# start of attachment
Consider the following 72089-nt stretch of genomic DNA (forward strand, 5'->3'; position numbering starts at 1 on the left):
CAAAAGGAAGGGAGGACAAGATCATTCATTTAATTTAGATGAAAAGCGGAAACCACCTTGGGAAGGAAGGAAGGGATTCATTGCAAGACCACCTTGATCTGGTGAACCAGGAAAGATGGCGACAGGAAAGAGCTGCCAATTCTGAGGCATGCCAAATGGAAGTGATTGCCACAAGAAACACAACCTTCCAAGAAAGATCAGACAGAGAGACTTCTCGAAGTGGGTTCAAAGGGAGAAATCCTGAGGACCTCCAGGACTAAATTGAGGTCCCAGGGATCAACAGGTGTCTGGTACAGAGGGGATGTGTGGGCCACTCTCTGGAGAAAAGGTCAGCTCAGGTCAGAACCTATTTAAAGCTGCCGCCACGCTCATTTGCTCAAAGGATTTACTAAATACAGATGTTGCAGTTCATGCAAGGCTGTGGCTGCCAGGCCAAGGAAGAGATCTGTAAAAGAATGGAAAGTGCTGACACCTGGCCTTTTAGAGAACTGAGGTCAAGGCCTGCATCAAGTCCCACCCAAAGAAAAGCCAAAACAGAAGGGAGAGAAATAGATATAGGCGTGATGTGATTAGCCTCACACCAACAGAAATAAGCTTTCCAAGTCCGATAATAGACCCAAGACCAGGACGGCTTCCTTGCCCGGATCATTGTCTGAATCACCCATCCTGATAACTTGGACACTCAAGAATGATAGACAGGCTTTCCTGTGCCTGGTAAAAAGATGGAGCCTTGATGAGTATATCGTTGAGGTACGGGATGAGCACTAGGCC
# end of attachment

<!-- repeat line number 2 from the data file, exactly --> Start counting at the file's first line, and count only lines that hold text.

CAAAAGGAAGGGAGGACAAGATCATTCATTTAATTTAGATGAAAAGCGGAAACCACCTTGGGAAGGAAGGAAGGGATTCATTGCAAGACCACCTTGATCTGGTGAACCAGGAAAGATGGCGACAGGAAAGAGCTGCCAATTCTGAGGCATGCCAAATGGAAGTGATTGCCACAAGAAACACAACCTTCCAAGAAAGATCAGACAGAGAGACTTCTCGAAGTGGGTTCAAAGGGAGAAATCCTGAGGACCTCCAGGACTAAATTGAGGTCCCAGGGATCAACAGGTGTCTGGTACAGAGGGGATGTGTGGGCCACTCTCTGGAGAAAAGGTCAGCTCAGGTCAGAACCTATTTAAAGCTGCCGCCACGCTCATTTGCTCAAAGGATTTACTAAATACAGATGTTGCAGTTCATGCAAGGCTGTGGCTGCCAGGCCAAGGAAGAGATCTGTAAAAGAATGGAAAGTGCTGACACCTGGCCTTTTAGAGAACTGAGGTCAAGGCCTGCATCAAGTCCCACCCAAAGAAAAGCCAAAACAGAAGGGAGAGAAATAGATATAGGCGTGATGTGATTAGCCTCACACCAACAGAAATAAGCTTTCCAAGTCCGATAATAGACCCAAGACCAGGACGGCTTCCTTGCCCGGATCATTGTCTGAATCACCCATCCTGATAACTTGGACACTCAAGAATGATAGACAGGCTTTCCTGTGCCTGGTAAAAAGATGGAGCCTTGATGAGTATATCGTTGAGGTACGGGATGAGCACTAGGCC